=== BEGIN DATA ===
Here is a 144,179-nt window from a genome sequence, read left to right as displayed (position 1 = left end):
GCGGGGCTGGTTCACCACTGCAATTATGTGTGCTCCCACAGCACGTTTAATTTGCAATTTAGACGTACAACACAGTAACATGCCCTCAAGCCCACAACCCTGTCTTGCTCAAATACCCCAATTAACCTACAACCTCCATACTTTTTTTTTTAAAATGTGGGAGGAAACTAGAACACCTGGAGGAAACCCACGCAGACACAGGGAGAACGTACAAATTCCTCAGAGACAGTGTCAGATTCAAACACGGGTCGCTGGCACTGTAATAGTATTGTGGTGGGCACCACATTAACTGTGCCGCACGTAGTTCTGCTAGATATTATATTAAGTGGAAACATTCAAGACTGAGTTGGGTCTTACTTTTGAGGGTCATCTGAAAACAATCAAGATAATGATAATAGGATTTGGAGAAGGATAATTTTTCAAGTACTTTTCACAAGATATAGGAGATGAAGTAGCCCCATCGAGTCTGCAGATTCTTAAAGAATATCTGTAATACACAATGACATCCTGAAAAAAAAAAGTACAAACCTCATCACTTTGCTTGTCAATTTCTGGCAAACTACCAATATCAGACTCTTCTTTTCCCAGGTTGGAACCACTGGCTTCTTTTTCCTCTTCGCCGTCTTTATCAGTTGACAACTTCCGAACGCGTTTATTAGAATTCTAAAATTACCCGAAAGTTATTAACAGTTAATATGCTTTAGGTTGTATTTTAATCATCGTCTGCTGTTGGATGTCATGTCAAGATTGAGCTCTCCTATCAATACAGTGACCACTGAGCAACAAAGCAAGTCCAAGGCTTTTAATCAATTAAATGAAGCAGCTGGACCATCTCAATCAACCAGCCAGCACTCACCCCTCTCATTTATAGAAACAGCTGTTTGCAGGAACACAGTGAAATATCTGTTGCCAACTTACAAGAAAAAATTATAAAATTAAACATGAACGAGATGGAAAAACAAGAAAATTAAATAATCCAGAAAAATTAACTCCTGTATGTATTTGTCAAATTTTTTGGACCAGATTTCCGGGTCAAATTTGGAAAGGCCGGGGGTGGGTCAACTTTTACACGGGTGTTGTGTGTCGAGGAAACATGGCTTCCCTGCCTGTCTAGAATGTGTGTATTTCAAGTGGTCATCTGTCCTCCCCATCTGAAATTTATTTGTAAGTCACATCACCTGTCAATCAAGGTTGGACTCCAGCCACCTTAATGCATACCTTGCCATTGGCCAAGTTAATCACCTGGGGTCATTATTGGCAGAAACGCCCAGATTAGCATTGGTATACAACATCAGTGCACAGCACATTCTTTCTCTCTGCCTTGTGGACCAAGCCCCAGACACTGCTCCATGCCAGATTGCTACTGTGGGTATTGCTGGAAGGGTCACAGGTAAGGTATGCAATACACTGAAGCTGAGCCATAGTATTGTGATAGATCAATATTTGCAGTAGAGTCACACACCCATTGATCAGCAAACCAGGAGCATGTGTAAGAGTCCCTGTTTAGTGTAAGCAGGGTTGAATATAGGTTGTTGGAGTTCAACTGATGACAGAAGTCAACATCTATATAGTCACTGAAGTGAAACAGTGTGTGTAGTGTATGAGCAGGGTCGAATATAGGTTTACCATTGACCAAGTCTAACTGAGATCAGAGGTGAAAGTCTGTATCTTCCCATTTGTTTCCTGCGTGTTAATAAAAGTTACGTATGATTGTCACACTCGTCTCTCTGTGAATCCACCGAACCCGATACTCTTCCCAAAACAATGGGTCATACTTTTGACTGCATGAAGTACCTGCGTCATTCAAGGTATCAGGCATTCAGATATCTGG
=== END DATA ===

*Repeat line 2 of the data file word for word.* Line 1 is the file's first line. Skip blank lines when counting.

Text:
GCGGGGCTGGTTCACCACTGCAATTATGTGTGCTCCCACAGCACGTTTAATTTGCAATTTAGACGTACAACACAGTAACATGCCCTCAAGCCCACAACCCTGTCTTGCTCAAATACCCCAATTAACCTACAACCTCCATACTTTTTTTTTTAAAATGTGGGAGGAAACTAGAACACCTGGAGGAAACCCACGCAGACACAGGGAGAACGTACAAATTCCTCAGAGACAGTGTCAGATTCAAACACGGGTCGCTGGCACTGTAATAGTATTGTGGTGGGCACCACATTAACTGTGCCGCACGTAGTTCTGCTAGATATTATATTAAGTGGAAACATTCAAGACTGAGTTGGGTCTTACTTTTGAGGGTCATCTGAAAACAATCAAGATAATGATAATAGGATTTGGAGAAGGATAATTTTTCAAGTACTTTTCACAAGATATAGGAGATGAAGTAGCCCCATCGAGTCTGCAGATTCTTAAAGAATATCTGTAATACACAATGACATCCTGAAAAAAAAAAGTACAAACCTCATCACTTTGCTTGTCAATTTCTGGCAAACTACCAATATCAGACTCTTCTTTTCCCAGGTTGGAACCACTGGCTTCTTTTTCCTCTTCGCCGTCTTTATCAGTTGACAACTTCCGAACGCGTTTATTAGAATTCTAAAATTACCCGAAAGTTATTAACAGTTAATATGCTTTAGGTTGTATTTTAATCATCGTCTGCTGTTGGATGTCATGTCAAGATTGAGCTCTCCTATCAATACAGTGACCACTGAGCAACAAAGCAAGTCCAAGGCTTTTAATCAATTAAATGAAGCAGCTGGACCATCTCAATCAACCAGCCAGCACTCACCCCTCTCATTTATAGAAACAGCTGTTTGCAGGAACACAGTGAAATATCTGTTGCCAACTTACAAGAAAAAATTATAAAATTAAACATGAACGAGATGGAAAAACAAGAAAATTAAATAATCCAGAAAAATTAACTCCTGTATGTATTTGTCAAATTTTTTGGACCAGATTTCCGGGTCAAATTTGGAAAGGCCGGGGGTGGGTCAACTTTTACACGGGTGTTGTGTGTCGAGGAAACATGGCTTCCCTGCCTGTCTAGAATGTGTGTATTTCAAGTGGTCATCTGTCCTCCCCATCTGAAATTTATTTGTAAGTCACATCACCTGTCAATCAAGGTTGGACTCCAGCCACCTTAATGCATACCTTGCCATTGGCCAAGTTAATCACCTGGGGTCATTATTGGCAGAAACGCCCAGATTAGCATTGGTATACAACATCAGTGCACAGCACATTCTTTCTCTCTGCCTTGTGGACCAAGCCCCAGACACTGCTCCATGCCAGATTGCTACTGTGGGTATTGCTGGAAGGGTCACAGGTAAGGTATGCAATACACTGAAGCTGAGCCATAGTATTGTGATAGATCAATATTTGCAGTAGAGTCACACACCCATTGATCAGCAAACCAGGAGCATGTGTAAGAGTCCCTGTTTAGTGTAAGCAGGGTTGAATATAGGTTGTTGGAGTTCAACTGATGACAGAAGTCAACATCTATATAGTCACTGAAGTGAAACAGTGTGTGTAGTGTATGAGCAGGGTCGAATATAGGTTTACCATTGACCAAGTCTAACTGAGATCAGAGGTGAAAGTCTGTATCTTCCCATTTGTTTCCTGCGTGTTAATAAAAGTTACGTATGATTGTCACACTCGTCTCTCTGTGAATCCACCGAACCCGATACTCTTCCCAAAACAATGGGTCATACTTTTGACTGCATGAAGTACCTGCGTCATTCAAGGTATCAGGCATTCAGATATCTGG